The Western New South Wales Archaeology Program is focused on expanding understanding of Australian Aboriginal use of landscapes in the past through cultural materials (mainly stone artefacts and hearths) they left behind.
The research takes account of the complexity of past human-environment interactions by integrating three key areas of study – geomorphology, geochronology, and archaeology – at a landscape scale.
Using state-of-the-art spatial data capture and information technology, the research produced new ways of recording, analysing and interpreting surface deposits of Aboriginal stone artefacts.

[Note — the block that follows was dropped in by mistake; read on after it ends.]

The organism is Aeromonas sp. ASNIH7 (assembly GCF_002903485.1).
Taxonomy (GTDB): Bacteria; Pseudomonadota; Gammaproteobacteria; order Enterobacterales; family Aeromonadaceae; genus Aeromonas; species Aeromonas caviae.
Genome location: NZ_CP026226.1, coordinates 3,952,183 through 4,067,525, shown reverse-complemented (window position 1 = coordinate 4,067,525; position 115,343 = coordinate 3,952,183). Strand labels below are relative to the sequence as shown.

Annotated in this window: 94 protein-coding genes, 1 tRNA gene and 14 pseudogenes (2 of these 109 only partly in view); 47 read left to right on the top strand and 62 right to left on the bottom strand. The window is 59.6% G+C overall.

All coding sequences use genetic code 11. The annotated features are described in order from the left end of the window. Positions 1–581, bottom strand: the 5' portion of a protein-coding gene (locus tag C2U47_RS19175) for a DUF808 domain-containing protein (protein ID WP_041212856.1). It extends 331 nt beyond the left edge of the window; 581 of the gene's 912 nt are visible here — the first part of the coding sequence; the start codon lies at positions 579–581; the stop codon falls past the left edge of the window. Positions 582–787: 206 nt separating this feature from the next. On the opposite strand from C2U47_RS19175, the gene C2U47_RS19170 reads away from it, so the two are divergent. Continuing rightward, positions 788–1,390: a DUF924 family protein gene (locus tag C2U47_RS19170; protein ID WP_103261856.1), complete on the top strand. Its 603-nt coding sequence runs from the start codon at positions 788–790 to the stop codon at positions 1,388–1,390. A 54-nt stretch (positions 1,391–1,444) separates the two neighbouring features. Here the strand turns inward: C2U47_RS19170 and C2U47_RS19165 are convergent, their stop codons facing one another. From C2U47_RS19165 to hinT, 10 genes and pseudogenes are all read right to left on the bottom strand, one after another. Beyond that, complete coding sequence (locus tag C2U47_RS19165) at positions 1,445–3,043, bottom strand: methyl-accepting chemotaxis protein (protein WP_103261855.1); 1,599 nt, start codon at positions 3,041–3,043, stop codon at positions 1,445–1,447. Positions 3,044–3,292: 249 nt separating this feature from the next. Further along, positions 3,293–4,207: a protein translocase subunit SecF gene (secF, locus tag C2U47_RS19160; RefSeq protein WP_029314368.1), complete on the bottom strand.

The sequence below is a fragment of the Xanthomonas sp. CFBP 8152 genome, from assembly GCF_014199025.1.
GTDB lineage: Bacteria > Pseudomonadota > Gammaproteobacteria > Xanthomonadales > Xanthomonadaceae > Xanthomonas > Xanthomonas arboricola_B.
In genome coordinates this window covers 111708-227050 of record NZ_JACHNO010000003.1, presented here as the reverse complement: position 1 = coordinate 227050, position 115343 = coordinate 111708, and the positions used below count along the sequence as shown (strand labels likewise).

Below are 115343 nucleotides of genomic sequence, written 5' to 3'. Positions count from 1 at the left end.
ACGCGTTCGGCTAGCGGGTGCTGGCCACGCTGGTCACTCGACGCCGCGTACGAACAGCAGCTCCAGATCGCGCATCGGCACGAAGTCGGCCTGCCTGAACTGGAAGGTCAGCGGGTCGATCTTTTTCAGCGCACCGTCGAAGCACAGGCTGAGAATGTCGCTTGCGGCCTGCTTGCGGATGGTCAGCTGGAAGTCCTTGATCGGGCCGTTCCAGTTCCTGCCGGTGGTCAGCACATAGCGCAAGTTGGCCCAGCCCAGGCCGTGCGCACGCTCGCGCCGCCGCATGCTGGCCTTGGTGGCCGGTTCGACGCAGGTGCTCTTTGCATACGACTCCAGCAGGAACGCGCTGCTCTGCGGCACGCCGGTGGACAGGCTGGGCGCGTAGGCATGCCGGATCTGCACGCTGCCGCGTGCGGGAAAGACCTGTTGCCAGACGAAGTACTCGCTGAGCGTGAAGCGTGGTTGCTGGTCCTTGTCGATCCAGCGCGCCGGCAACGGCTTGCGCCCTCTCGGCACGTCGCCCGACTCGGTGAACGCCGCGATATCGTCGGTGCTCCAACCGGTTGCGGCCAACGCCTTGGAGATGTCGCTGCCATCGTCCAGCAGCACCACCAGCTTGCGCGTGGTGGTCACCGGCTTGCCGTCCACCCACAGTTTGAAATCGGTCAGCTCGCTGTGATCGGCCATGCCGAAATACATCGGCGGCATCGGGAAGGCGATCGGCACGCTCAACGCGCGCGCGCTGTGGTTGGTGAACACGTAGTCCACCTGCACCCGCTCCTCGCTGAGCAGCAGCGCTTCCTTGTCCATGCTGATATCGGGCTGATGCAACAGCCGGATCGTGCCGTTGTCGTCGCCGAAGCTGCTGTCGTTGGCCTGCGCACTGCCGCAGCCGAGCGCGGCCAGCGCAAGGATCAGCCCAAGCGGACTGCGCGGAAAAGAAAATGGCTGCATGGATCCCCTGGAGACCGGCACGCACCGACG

It led to a clearer understanding of how Aboriginal people dealt with resource fluctuations resulting from past environmental changes, including climate change.
Its landscape-based approach to documenting and interpreting Aboriginal material culture has been widely adopted by the cultural heritage management industry.
Moreover, Aboriginal Traditional Owner groups favour it because the artefacts are recorded and analysed where they are found, and remain as a lasting legacy of Aboriginal custodianship, for current and future generations of Australians to appreciate and learn from.